Tesla Inc. will buy cobalt from from Glencore Plc, the world’s biggest miner of the metal, as the carmaker looks to avoid a future supply squeeze on the key battery metal, a person familiar with the matter said.
The contract will help Tesla shore up its cobalt supply for new plants in China and Germany, said the person, who asked not to be identified as the details are private. The opening of Tesla’s so-called gigafactory in China this year has helped propel its shares to a record, as investors turn bullish on Elon Musk’s ambition to transform the company into a global mass-market automaker.
While there’s enough cobalt supply for now, demand is expected to surge in the coming years as Tesla expands in China and Europe and Volkswagen AG to BMW AG roll out fleets of electric vehicles. Warnings about long-term shortages caused cobalt prices to spike in 2017 and 2018, prompting Musk to work on reducing Tesla’s reliance on the metal. Even so, the accord signals that the metal will remain key to the company’s expansion over the next few years.
The deal could involve Glencore supplying as much as 6,000 tons of the metal a year for lithium-ion batteries used in electric cars, the person said. Executives from the two companies had previously been hammering out terms for Glencore to supply raw materials for vehicles being produced at Tesla’s car facility in Shanghai, people familiar with the matter said in January.
Glencore declined to comment and Tesla didn’t immediately respond to a request for comment. The Financial Times earlier reported details of the agreement to sell material for use at Tesla’s new factories.
The accord is in line with other recent contracts the trader-cum-miner has struck, including a four-year deal in February to supply as much as 21,000 tons to battery producer Samsung SDI Co. Ltd. Glencore last year agreed multi-year plans to sell about 30,000 tons of cobalt to SK Innovation Co. and at least 61,200 tons to China’s GEM Co. BMW AG also agreed to buy cobalt directly from Glencore’s Murrin Murrin mine in Australia.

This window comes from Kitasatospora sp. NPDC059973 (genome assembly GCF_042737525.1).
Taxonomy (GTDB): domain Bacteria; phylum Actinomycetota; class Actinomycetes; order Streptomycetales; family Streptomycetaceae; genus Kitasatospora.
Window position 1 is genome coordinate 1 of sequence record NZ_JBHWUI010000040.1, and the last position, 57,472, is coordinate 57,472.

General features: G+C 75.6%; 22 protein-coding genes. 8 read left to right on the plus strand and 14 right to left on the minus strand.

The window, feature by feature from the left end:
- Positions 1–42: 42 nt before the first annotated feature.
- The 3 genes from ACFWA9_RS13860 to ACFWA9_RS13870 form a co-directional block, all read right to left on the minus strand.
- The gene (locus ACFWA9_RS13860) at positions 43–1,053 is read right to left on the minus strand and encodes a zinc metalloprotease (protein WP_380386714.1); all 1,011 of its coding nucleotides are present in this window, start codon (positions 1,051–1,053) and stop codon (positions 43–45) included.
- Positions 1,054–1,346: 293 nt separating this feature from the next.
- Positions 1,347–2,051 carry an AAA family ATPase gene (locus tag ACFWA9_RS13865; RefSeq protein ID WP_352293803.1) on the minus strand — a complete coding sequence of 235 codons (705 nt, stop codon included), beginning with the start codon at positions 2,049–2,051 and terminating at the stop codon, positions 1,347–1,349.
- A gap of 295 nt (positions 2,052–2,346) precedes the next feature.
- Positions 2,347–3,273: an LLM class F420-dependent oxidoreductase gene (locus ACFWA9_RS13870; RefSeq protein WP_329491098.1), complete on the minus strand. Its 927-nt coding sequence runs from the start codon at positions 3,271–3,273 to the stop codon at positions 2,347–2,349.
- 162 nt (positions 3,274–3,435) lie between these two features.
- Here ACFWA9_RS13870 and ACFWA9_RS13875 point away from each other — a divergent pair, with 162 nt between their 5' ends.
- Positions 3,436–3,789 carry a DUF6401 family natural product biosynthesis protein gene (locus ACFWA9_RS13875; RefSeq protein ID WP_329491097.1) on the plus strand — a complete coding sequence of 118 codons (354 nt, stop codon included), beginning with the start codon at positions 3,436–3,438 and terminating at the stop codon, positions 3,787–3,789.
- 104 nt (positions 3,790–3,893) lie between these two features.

With Tesla’s China plant expected to manufacture 1,000 to 3,000 cars per week, that would translate to about 1,200 tons of cobalt demand annually at full capacity, BloombergNEF analyst Kwasi Ampofo said in January. LG Chem Ltd. and Contemporary Amperex Technology Co. have agreed to supply batteries for the Shanghai factory. Tesla’s Germany plant near Berlin may produce about 500,000 vehicles a year once complete.
While Glencore is in a prime position to benefit from a boom in electric-vehicle sales, it has so far struggled to make that happen. The company booked losses last year related to cobalt after prices collapsed in mid-2018 from too much supply. In November, it shut one of its cobalt mines in the Democratic Republic of Congo for a maintenance program that could last two years.
After customers reneged on contracts in response to the price slump, Glencore spent last year locking in new long-term deals throughout the electric-vehicle supply chain.
Direct deals with miners are rare in the auto sector, and the agreements between Glencore, Tesla and BMW signal carmakers are concerned about securing sufficient supply from ethical sources. Almost three-quarters of the world’s cobalt comes from the DRC, and as much of 20% of the country’s output is produced at informal makeshift mines where fatalities and human-rights abuses are commonplace.
The nation is pushing for more influence over the supply chain and a bigger say in pricing. For example, it’s moving to centralize trading cobalt output that’s produced by about 200,000 artisan miners.
Tesla has begun “to engage directly with smelter and mines,” including in the DRC, on standards around ethical and responsible production, it said in a 2019 Impact Report released last week. The work comes as Tesla expands global vehicle production and extends supply chains, the report said.
The company said it will support sourcing of the metal from the DRC if it can be assured raw materials are coming from operations that meet social and environmental standards.
(By David Stringer and Thomas Biesheuvel, with assistance from Chunying Zhang and David Malingha)